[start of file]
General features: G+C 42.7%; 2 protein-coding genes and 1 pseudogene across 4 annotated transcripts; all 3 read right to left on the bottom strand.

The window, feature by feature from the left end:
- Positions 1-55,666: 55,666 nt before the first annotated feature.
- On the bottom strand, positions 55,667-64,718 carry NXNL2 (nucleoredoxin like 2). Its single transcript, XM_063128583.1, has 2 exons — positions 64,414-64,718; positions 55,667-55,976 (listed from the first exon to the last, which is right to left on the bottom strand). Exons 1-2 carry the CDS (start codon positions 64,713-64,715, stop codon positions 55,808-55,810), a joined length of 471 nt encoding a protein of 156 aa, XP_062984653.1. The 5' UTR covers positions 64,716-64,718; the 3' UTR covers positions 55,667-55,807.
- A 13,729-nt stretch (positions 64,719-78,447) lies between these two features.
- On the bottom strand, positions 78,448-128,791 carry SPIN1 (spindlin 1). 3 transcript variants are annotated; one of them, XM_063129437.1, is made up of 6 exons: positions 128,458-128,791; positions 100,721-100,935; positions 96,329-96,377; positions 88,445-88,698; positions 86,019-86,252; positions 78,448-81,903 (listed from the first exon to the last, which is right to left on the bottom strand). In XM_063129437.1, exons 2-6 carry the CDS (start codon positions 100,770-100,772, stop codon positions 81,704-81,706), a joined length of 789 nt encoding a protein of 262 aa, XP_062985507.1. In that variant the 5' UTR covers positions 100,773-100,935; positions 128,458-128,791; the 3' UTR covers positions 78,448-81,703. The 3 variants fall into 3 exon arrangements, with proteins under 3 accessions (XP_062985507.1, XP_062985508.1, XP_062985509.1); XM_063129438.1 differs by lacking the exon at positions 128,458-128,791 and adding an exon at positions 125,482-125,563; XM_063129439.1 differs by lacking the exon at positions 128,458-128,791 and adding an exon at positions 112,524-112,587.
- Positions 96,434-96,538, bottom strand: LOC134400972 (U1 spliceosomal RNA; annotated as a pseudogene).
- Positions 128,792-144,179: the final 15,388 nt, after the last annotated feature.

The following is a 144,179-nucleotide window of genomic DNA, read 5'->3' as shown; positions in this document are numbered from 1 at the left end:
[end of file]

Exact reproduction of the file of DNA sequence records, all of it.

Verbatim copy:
General features: G+C 42.7%; 2 protein-coding genes and 1 pseudogene across 4 annotated transcripts; all 3 read right to left on the bottom strand.

The window, feature by feature from the left end:
- Positions 1-55,666: 55,666 nt before the first annotated feature.
- On the bottom strand, positions 55,667-64,718 carry NXNL2 (nucleoredoxin like 2). Its single transcript, XM_063128583.1, has 2 exons — positions 64,414-64,718; positions 55,667-55,976 (listed from the first exon to the last, which is right to left on the bottom strand). Exons 1-2 carry the CDS (start codon positions 64,713-64,715, stop codon positions 55,808-55,810), a joined length of 471 nt encoding a protein of 156 aa, XP_062984653.1. The 5' UTR covers positions 64,716-64,718; the 3' UTR covers positions 55,667-55,807.
- A 13,729-nt stretch (positions 64,719-78,447) lies between these two features.
- On the bottom strand, positions 78,448-128,791 carry SPIN1 (spindlin 1). 3 transcript variants are annotated; one of them, XM_063129437.1, is made up of 6 exons: positions 128,458-128,791; positions 100,721-100,935; positions 96,329-96,377; positions 88,445-88,698; positions 86,019-86,252; positions 78,448-81,903 (listed from the first exon to the last, which is right to left on the bottom strand). In XM_063129437.1, exons 2-6 carry the CDS (start codon positions 100,770-100,772, stop codon positions 81,704-81,706), a joined length of 789 nt encoding a protein of 262 aa, XP_062985507.1. In that variant the 5' UTR covers positions 100,773-100,935; positions 128,458-128,791; the 3' UTR covers positions 78,448-81,703. The 3 variants fall into 3 exon arrangements, with proteins under 3 accessions (XP_062985507.1, XP_062985508.1, XP_062985509.1); XM_063129438.1 differs by lacking the exon at positions 128,458-128,791 and adding an exon at positions 125,482-125,563; XM_063129439.1 differs by lacking the exon at positions 128,458-128,791 and adding an exon at positions 112,524-112,587.
- Positions 96,434-96,538, bottom strand: LOC134400972 (U1 spliceosomal RNA; annotated as a pseudogene).
- Positions 128,792-144,179: the final 15,388 nt, after the last annotated feature.

The following is a 144,179-nucleotide window of genomic DNA, read 5'->3' as shown; positions in this document are numbered from 1 at the left end: